The configured flow for your process.

Build the flow—Identify Start Criteria

First, you need to identify your Start Criteria, which determines when this flow will run. Since this is dependent on the creation of a new Case record, choose a record-triggered flow and click Create. Then, select the Case object and trigger the flow when a record is created, since both actions only need to happen relative to a new case, not if an existing case is updated. Leave your criteria set at none so this runs every time a case is created. You need to run this every time for two reasons:

  • First, you have to start the 10-minute timer since every Case unclaimed needs to be dealt with.
  • Second, you have to check for open opportunities on every Case’s account.

Finally, you want to set this as an After Save (optimized for Actions and Related Records) since you’re using the Send Email action.

Configured start flow element.

Build the flow—Create the scheduled path

Once you’ve configured the Start element, you can edit it to add a scheduled path. For those familiar with Flow, this looks similar to building a decision outcome. (A scheduled path is equivalent to a time-based trigger workflow or a scheduled action in Process Builder.) Name it “10 Minutes After Create” and choose the “When Case is Created” Time Source. Setting the Offset Number to “10” and Offset Option to “Minutes After” rounds out the parameters for your scheduled path.

The configured scheduled path.

Build the flow—Run Immediately

Get open opportunities using Get Records
Looking at your requirements, you first need to use a Get Records to search the database for any open opportunities related to the same account your case is opened on. After setting your Get Records to retrieve opportunities, you’ll use the following three criteria set to “All Conditions Are Met (AND)” to narrow down your list:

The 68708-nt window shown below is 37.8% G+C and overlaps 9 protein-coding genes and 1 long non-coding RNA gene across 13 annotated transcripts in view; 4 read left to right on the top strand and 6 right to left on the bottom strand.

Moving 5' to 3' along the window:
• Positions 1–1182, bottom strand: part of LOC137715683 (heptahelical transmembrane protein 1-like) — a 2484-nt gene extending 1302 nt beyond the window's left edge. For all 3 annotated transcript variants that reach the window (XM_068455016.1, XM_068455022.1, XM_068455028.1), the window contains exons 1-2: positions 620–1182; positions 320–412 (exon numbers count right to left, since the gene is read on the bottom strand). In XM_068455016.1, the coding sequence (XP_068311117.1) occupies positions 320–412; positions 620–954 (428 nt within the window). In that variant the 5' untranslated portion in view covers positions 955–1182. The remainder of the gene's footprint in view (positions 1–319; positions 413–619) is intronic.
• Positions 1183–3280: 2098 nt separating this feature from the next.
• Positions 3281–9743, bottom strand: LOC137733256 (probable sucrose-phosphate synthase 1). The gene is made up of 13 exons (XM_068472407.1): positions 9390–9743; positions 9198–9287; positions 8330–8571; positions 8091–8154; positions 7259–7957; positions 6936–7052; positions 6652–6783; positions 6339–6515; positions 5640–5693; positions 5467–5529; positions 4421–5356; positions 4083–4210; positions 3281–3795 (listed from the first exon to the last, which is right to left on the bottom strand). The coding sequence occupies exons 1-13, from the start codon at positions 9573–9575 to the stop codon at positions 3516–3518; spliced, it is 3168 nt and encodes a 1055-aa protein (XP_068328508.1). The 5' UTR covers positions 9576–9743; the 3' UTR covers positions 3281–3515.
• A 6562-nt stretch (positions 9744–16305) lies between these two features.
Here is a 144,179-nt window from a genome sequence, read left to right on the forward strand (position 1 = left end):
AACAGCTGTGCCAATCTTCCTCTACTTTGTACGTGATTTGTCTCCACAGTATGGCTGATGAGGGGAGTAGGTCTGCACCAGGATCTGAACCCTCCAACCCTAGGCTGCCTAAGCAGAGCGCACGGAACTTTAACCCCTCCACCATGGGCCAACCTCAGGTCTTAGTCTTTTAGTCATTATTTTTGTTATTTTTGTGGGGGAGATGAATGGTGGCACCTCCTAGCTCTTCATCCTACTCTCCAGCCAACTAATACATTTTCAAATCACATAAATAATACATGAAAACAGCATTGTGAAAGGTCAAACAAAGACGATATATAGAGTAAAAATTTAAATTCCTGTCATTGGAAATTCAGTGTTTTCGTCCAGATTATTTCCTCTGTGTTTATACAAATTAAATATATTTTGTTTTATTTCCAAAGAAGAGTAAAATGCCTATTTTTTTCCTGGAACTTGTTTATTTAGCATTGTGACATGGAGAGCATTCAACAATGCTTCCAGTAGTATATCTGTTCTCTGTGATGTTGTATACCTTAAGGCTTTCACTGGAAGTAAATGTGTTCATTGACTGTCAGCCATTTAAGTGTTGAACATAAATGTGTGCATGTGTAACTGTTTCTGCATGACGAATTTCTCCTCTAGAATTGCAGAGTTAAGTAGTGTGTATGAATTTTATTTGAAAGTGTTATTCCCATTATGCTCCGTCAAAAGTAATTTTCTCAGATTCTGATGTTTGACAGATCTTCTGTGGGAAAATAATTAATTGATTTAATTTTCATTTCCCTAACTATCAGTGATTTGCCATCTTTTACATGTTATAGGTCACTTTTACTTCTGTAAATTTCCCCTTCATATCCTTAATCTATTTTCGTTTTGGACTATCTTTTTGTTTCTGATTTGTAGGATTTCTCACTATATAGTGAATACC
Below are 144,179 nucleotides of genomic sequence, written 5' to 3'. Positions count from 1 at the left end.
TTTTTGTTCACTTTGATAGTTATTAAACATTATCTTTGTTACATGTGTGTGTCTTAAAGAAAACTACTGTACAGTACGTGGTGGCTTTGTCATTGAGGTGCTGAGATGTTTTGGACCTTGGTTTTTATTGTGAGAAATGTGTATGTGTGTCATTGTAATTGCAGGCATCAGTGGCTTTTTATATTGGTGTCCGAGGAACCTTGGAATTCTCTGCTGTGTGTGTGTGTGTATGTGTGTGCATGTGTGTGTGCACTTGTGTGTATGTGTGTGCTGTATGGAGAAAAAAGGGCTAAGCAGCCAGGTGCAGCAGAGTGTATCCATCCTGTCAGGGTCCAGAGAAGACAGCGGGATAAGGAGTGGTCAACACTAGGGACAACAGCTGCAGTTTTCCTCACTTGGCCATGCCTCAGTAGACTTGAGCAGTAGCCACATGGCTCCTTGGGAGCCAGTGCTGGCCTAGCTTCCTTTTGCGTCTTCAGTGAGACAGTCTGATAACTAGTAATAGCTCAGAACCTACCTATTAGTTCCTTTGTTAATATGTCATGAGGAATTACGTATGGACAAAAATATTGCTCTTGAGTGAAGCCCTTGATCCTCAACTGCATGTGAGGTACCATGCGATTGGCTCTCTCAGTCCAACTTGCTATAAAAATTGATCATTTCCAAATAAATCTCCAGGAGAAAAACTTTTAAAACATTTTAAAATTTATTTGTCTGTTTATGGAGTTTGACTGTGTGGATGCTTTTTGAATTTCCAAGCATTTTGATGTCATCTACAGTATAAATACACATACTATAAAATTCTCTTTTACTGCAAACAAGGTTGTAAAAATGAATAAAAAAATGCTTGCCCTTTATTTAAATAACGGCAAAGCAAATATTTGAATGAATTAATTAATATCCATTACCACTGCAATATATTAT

1. AccountId Equals $Record.AccountId
  2. StageName Does Not Equal Closed Won
  3. StageName Does Not Equal Closed Lost

The first criterion makes sure that the Opportunity object’s account ID is the same as the account ID on the case that triggered your flow, which is represented by a special global variable called $Record. You can identify Salesforce global variables by the dollar sign ($), and the record variable is a placeholder for whichever record triggered the flow to run. Then, leverage dot notation to get from the object level to the field level, which is how you specify that you want to use the value of the Case (Record) AccountId (.AccountId) field.

The second two conditions outline the two stages you want to exclude: Closed Won and Closed Lost. When using “Does Not Equal” with multiple options of the same type, it’s necessary to use AND, not OR. In our scenario, the opportunity’s stage cannot be “Closed Won” AND ALSO cannot be “Closed Lost.” To exclude both requires AND. While in the English language it’s common to say, “It can’t be Closed Won or Closed Lost,” if we write this logic with an OR statement it would include all Closed opportunities. This is because a Closed Lost opportunity doesn’t equal Closed Won (condition 2 evaluates to TRUE) and a Closed Won opportunity doesn’t equal Closed Lost (condition 3 evaluates to TRUE).